Two TNF family members known to play key roles in normal B cell biology, BLyS/BAFF (B-lymphocyte stimulator/B cell activating factor) and APRIL (A PRoliferation-Inducing Ligand), also promote the survival of various malignant B cell types, including multiple myeloma (MM). BLyS binds to 3 TNF-R-related receptors, BCMA (B-cell maturation antigen, TACI (transmembrane activator and CAML interactor), and BAFF-R (BAFF-receptor), whereas APRIL binds to TACI and BCMA and to heparan sulfate proteoglycans (HSPG) such as CD138. All MM cells express HSPG and one or more of these 3 receptors, and incubation of MM cells with BLyS and/or APRIL leads to enhanced survival of these malignant cells in vitro. Stromal cells and osteoclasts residing in the bone marrow (BM) produce BLyS and APRIL and thus provide a paracrine source of these survival factors MM cells. Inhibition of BLyS and APRIL in vitro using a soluble receptor, TACI-Ig, causes cultured MM cells to die rapidly. It has been shown (Moreaux et al, Blood 106:1021) that differences in TACI gene expression can distinguish tumors with a BM microenvironment dependence signature (TACIhigh) from those with a plasmablastic signature (TACIlow), suggesting that TACIhigh MM cells may be more sensitive to growth factor withdrawal. We tested the ability of atacicept (TACI-Ig) to inhibit MM growth in the SCID-hu model of MM (Yaccoby et al, Blood 92:2908). Myelomatous SCID-hu mice were constructed by implanting a human fetal bone into which primary MM cells were directly injected. Changes in levels of tumor burden were monitored by weekly measurements of serum human monotypic immunoglobulins (hIg), and confirmed by histology. We compared the ability of atacicept and BAFFR-Ig (which binds BLyS, but not APRIL) to inhibit MM cell growth in this model. Upon establishment of myeloma growth, mice were injected intraperitoneally with atacicept (5 or 10 mg/kg, 3 times a wk; n=7), BAFFR-Ig (10 mg/kg, 3 times a wk; n=5) or with vehicle (PBS; n=7) for 6 wks. Compared to controls, in which tumor burden (hIg) increased by 1007±260% (avg±SEM) from pre-treatment levels, atacicept treatment markedly reduced tumor burden in 5 experiments in which TACIhigh MM cells were used, and delayed growth or had no effect in 2 experiments using TACIlow MM cells (avg increase in tumor burden of 302±184% for all 7 experiments; p<0.01 vs. control). Inhibition of tumor infiltration was confirmed by histology. Preliminary data also indicate that atacicept can inhibit growth of bortezomib-resistant MM cells in vivo. The level of TACI gene expression by MM cells generally correlated with response to atacicept. In vitro MM cell/osteoclast co-culture experiments confirmed these results, as atacicept inhibited growth of TACIhigh MM cells, but had a minimal effect on growth of TACIlow MM cells. In contrast, BAFFR-Ig treatment in the SCID-hu model resulted in tumor reduction in 1 experiment, delayed growth in 2 experiments and no effect in 2 experiments (avg increase in hIg of 762±298 and 208±46% in control and BAFFR-Ig groups, respectively; p<0.078), suggesting that APRIL plays a non-redundant role in survival of tumor cells from certain MM patients. Our results suggest that atacicept might represent an important new treatment for MM, and that TACI gene expression may prove to be a useful predictive marker for this therapeutic intervention.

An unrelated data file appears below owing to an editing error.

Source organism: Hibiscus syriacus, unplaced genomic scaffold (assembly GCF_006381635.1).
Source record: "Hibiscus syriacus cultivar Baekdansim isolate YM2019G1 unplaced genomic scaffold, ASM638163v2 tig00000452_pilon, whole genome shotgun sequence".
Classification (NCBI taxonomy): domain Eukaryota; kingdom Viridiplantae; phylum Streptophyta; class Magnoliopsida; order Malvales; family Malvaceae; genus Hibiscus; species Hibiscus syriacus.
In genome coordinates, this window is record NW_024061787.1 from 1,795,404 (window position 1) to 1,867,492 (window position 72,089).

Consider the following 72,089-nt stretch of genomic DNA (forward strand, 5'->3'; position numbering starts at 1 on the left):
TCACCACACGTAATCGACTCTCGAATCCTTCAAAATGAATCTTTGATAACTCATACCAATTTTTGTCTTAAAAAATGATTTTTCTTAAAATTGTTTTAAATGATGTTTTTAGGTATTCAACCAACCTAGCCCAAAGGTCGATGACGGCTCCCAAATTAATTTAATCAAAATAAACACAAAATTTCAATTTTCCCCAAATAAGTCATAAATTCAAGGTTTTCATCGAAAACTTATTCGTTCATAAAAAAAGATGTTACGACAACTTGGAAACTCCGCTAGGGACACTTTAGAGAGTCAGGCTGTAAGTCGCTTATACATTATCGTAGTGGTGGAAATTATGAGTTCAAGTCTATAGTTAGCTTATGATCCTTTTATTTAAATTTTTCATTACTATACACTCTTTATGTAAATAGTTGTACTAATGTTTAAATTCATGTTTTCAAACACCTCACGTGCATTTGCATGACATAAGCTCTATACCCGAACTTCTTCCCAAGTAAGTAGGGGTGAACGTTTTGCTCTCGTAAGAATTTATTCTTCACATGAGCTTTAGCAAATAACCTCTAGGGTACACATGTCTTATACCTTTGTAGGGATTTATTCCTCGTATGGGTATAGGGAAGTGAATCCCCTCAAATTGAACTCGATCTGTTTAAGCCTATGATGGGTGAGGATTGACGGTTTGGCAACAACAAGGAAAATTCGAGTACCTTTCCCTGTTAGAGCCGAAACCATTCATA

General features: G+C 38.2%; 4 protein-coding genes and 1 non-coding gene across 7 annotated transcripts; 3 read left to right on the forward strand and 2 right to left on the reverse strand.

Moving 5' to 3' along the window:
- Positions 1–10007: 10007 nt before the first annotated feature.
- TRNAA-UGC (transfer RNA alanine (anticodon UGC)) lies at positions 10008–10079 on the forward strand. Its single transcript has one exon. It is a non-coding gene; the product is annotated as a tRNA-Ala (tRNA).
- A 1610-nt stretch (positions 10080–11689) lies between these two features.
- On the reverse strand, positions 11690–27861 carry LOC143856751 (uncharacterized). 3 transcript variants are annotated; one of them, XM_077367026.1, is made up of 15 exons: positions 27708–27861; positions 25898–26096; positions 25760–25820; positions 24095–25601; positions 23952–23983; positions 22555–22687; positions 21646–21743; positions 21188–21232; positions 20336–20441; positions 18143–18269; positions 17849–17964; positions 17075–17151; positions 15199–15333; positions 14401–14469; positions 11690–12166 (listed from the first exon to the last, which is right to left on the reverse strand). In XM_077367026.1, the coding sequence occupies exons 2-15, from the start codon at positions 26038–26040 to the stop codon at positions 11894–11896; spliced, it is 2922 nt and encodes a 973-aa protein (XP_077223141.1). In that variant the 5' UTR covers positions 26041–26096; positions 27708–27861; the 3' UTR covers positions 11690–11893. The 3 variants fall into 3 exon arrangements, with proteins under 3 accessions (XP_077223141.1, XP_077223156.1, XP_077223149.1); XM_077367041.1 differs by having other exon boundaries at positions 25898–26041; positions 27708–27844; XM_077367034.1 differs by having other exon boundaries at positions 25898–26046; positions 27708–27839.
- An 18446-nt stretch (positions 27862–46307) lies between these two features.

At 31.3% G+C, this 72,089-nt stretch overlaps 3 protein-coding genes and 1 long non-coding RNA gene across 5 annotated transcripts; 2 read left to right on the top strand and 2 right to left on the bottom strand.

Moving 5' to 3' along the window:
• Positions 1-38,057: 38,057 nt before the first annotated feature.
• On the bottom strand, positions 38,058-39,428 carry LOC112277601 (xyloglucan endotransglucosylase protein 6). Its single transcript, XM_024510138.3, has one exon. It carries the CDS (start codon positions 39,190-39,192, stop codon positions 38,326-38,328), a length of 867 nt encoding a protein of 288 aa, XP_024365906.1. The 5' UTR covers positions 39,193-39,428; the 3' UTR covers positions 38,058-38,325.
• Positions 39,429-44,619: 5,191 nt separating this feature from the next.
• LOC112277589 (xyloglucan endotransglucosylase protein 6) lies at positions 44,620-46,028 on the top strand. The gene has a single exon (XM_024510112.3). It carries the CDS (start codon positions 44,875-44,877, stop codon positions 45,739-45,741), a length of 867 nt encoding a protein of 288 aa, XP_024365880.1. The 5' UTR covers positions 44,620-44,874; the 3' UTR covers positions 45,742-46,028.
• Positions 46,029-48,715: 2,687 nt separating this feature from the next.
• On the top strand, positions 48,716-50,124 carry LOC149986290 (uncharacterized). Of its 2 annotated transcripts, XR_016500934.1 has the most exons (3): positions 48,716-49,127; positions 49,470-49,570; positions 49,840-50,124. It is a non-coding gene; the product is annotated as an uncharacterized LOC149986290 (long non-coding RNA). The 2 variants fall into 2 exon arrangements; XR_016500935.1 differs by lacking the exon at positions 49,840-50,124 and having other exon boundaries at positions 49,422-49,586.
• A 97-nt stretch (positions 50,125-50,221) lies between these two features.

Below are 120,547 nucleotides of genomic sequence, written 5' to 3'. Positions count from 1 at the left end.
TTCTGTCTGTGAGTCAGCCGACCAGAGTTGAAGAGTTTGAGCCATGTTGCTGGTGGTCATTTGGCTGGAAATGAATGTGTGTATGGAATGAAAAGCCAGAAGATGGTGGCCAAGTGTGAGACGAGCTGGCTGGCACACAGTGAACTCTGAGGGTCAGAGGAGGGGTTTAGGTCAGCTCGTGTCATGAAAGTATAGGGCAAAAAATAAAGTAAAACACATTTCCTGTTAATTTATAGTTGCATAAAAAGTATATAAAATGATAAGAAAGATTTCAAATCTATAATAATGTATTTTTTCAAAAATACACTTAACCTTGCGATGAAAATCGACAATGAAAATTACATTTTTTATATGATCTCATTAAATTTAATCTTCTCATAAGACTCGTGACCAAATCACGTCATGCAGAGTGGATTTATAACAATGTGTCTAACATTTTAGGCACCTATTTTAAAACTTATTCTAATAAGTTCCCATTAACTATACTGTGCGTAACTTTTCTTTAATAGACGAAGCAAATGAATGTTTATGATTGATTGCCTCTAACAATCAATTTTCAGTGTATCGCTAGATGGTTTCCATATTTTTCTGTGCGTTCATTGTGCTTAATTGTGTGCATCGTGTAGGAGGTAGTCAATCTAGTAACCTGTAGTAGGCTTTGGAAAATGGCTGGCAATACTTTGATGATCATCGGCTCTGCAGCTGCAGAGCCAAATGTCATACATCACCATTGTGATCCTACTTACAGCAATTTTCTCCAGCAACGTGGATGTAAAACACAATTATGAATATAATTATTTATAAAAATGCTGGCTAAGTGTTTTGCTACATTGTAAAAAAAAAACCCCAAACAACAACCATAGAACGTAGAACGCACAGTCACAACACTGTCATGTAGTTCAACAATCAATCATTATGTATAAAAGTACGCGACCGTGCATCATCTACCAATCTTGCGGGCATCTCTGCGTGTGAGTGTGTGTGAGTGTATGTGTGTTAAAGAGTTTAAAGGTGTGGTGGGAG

Disclosures: Atacicept was studied in an animal model.; Stacey R. Dillon is an employee of ZymoGenetics, Inc., Seattle, WA.; Study is partially supported by ZymoGenetics, Inc., Seattle, WA.

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